We all want more customers, right? But where do we find them and how do we attract them to us?
First of all, you need to know what kind of people are likely to buy from you because there’s no point marketing to people who have no interest in your products or services. That’s just a totally waste of effort (and money).
There is a really simple way to work out what kind of people are more likely to buy from you. Just look at your customer base. They are already buying from you! You just want to find more people like them.
When you look at them however, instead of just seeing generic ‘customers’, try to break them down into categories. We need to use stereotypes here to enable us to form groups and use that information to find similar groups. Not everyone fits into a stereotype I know, but for the purposes of this tactic we are generalising.
So, for example, look at your customer base in terms of age, gender, location, lifestyle, tech take up, hobbies, life stage etc etc. Try to break them into groups who share common stereotypes. It helps to ‘humanise’ these groups by giving them a name.
For example, in the case of a florist, their customer base looks like this:
Customer Segment 1 – Sarah
Sarah is a busy working mum who buys flowers for her friends and family on special occasions (birthdays, Mother’s Day etc) and very occasionally for herself, just because. She either pops in or calls on the phone for a delivery. She is time poor, connects with the florist on social media, doesn’t have much disposable income and is generally too busy, underappreciated and knackered!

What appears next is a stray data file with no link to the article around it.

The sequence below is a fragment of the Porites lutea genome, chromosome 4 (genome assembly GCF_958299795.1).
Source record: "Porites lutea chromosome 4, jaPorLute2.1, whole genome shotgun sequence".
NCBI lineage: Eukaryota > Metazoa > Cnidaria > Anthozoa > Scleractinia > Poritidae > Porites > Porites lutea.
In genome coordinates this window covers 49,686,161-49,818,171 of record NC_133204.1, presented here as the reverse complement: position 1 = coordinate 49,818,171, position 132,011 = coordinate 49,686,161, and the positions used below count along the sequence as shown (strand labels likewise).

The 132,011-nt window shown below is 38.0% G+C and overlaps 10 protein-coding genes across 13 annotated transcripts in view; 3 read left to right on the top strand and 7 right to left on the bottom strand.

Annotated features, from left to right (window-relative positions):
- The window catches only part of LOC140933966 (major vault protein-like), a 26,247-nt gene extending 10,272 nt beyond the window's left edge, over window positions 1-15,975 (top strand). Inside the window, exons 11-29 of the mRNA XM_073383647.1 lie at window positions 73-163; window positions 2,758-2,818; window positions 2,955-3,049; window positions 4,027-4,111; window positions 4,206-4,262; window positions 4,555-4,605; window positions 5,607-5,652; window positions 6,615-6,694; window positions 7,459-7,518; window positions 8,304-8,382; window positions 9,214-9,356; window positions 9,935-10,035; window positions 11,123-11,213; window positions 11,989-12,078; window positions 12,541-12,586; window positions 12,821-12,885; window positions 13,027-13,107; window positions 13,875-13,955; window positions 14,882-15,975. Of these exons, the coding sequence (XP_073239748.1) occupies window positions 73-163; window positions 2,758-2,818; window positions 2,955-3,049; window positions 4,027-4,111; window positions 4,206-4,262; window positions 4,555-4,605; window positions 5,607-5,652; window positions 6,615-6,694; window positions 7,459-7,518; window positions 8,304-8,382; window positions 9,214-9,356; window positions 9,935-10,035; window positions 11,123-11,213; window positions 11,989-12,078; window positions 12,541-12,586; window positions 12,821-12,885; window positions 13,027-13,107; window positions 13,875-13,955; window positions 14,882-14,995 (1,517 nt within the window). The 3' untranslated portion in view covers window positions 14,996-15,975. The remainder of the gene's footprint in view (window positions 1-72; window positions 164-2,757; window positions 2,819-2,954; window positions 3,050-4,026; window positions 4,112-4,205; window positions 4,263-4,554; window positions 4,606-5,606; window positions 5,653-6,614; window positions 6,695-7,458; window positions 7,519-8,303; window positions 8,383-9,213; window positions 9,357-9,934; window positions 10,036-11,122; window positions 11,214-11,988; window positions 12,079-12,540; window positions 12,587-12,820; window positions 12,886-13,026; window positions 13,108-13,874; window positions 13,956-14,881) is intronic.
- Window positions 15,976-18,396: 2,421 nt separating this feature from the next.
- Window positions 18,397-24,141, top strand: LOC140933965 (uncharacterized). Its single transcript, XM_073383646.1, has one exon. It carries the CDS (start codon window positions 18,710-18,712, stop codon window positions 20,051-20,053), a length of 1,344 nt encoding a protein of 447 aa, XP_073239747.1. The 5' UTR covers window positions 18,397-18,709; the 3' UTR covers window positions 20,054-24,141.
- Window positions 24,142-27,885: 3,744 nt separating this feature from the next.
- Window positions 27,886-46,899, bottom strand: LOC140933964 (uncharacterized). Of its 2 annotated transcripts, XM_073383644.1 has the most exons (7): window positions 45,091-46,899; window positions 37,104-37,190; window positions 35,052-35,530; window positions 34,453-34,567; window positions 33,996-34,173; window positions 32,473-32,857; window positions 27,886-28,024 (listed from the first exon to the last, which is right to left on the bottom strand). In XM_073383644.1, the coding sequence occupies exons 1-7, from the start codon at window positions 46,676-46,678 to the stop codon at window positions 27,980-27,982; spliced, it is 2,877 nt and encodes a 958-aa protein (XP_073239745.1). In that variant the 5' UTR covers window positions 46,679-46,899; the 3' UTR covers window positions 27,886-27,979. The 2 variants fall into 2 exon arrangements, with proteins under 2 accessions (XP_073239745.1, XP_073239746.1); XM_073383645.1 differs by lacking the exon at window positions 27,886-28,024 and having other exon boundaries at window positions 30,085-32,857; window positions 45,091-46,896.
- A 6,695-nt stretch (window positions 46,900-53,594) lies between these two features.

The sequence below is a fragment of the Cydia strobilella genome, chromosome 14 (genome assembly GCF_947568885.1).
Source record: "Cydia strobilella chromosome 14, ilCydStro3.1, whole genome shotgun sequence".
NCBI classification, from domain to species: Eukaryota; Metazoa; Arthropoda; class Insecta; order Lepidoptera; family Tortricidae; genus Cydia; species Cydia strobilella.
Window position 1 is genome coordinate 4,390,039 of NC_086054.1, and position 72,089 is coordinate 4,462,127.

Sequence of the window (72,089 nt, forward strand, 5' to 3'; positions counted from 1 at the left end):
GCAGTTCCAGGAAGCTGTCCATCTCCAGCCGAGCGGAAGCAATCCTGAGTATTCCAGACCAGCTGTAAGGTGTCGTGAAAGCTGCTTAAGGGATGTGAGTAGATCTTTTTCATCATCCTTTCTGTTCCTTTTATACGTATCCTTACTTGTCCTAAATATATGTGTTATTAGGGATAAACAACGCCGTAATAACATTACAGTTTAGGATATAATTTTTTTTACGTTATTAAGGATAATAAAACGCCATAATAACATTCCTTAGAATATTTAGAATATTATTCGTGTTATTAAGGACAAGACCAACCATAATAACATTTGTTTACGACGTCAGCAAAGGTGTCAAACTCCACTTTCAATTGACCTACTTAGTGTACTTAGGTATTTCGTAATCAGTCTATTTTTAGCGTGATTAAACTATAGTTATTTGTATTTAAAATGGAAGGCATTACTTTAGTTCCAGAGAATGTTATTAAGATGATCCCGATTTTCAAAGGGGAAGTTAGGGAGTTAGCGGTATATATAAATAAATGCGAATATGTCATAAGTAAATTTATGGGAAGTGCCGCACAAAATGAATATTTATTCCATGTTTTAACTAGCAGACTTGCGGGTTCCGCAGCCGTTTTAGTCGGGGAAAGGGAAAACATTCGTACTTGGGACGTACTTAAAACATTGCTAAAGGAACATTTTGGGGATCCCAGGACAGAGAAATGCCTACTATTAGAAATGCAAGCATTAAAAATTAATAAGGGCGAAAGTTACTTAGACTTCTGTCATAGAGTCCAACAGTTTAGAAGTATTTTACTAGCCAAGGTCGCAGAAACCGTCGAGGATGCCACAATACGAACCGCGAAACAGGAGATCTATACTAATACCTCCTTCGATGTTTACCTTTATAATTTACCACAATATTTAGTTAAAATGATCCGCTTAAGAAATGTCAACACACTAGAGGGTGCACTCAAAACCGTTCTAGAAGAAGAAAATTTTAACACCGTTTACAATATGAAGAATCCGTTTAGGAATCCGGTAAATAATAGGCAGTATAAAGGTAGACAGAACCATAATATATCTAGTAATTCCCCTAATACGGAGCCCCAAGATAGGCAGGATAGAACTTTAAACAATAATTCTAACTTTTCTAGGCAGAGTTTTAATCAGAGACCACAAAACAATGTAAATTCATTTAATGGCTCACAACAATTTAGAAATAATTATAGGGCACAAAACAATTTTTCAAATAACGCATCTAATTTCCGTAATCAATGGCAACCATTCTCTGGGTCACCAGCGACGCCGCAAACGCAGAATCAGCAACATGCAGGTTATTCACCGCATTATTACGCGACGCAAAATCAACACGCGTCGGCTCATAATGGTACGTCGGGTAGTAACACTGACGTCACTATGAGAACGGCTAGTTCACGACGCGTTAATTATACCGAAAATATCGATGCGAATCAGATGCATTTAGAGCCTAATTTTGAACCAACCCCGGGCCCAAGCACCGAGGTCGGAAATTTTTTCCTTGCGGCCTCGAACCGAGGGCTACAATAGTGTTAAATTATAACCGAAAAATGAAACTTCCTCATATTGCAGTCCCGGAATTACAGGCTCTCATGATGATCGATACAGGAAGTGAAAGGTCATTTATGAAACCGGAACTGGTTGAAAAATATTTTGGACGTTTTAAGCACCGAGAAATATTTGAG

Customer Segment 2 – Debbie
Debbie is the MD’s PA at a local business and orders flowers regularly for staff. This might be a special birthday, bereavement or work anniversary. She always orders by phone, uses a company credit card to pay and uses the delivery service. She is not time poor and money is not a worry but she values reliability and value for money – an expensive looking bouquet for a reasonable cost. She does not connect with the florist on social media.
Customer Segment 3 – Dave
Dave calls us or pops in to buy flowers for a special occasion, usually at the last minute! He is time poor, forgetful and busy but is happy to spend a bit more on flowers to make the recipient happy. He does not connect with the florist on social media.
We can see that although they all essentially buy flowers from the florist, their motivations and requirements are very different. No doubt there are more customers segments within the customer base too if we dig deeper.
Now that you understand who you are trying to influence it is much easier to work out where to find them, how to communicate with them and also to come up with incentives and offers to appeal to them. Marketing becomes a considered science rather than a shot in the dark!
What’s more, talking directly to these segments individually will appeal to others who are also in that target but not already customers and they will come to you. So if you send out a post on social media with a discount offer for all busy, working women who want to give themselves a treat, that will attract others too. Or if you send an email or flyer to all local businesses offering a quick and easy service with free, same day delivery and perhaps a loyalty discount after the 5th order, you will appeal to corporate customers too.
Different things appeal to different customer types and by not targeting your messages correctly you risk not being heard by anyone.